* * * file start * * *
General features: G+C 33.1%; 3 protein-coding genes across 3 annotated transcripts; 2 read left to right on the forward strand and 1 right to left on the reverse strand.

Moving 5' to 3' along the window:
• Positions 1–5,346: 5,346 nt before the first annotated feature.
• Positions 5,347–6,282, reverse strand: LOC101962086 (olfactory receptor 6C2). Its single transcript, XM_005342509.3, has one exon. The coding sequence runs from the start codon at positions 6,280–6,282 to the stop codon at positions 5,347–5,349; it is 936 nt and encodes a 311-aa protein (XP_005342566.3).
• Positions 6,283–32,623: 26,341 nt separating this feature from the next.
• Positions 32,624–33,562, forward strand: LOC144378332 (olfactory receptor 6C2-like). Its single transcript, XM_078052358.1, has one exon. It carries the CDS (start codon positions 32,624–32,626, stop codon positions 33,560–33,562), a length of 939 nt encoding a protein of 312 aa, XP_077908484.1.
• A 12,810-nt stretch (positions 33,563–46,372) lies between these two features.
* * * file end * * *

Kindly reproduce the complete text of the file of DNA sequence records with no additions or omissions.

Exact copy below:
General features: G+C 33.1%; 3 protein-coding genes across 3 annotated transcripts; 2 read left to right on the forward strand and 1 right to left on the reverse strand.

Moving 5' to 3' along the window:
• Positions 1–5,346: 5,346 nt before the first annotated feature.
• Positions 5,347–6,282, reverse strand: LOC101962086 (olfactory receptor 6C2). Its single transcript, XM_005342509.3, has one exon. The coding sequence runs from the start codon at positions 6,280–6,282 to the stop codon at positions 5,347–5,349; it is 936 nt and encodes a 311-aa protein (XP_005342566.3).
• Positions 6,283–32,623: 26,341 nt separating this feature from the next.
• Positions 32,624–33,562, forward strand: LOC144378332 (olfactory receptor 6C2-like). Its single transcript, XM_078052358.1, has one exon. It carries the CDS (start codon positions 32,624–32,626, stop codon positions 33,560–33,562), a length of 939 nt encoding a protein of 312 aa, XP_077908484.1.
• A 12,810-nt stretch (positions 33,563–46,372) lies between these two features.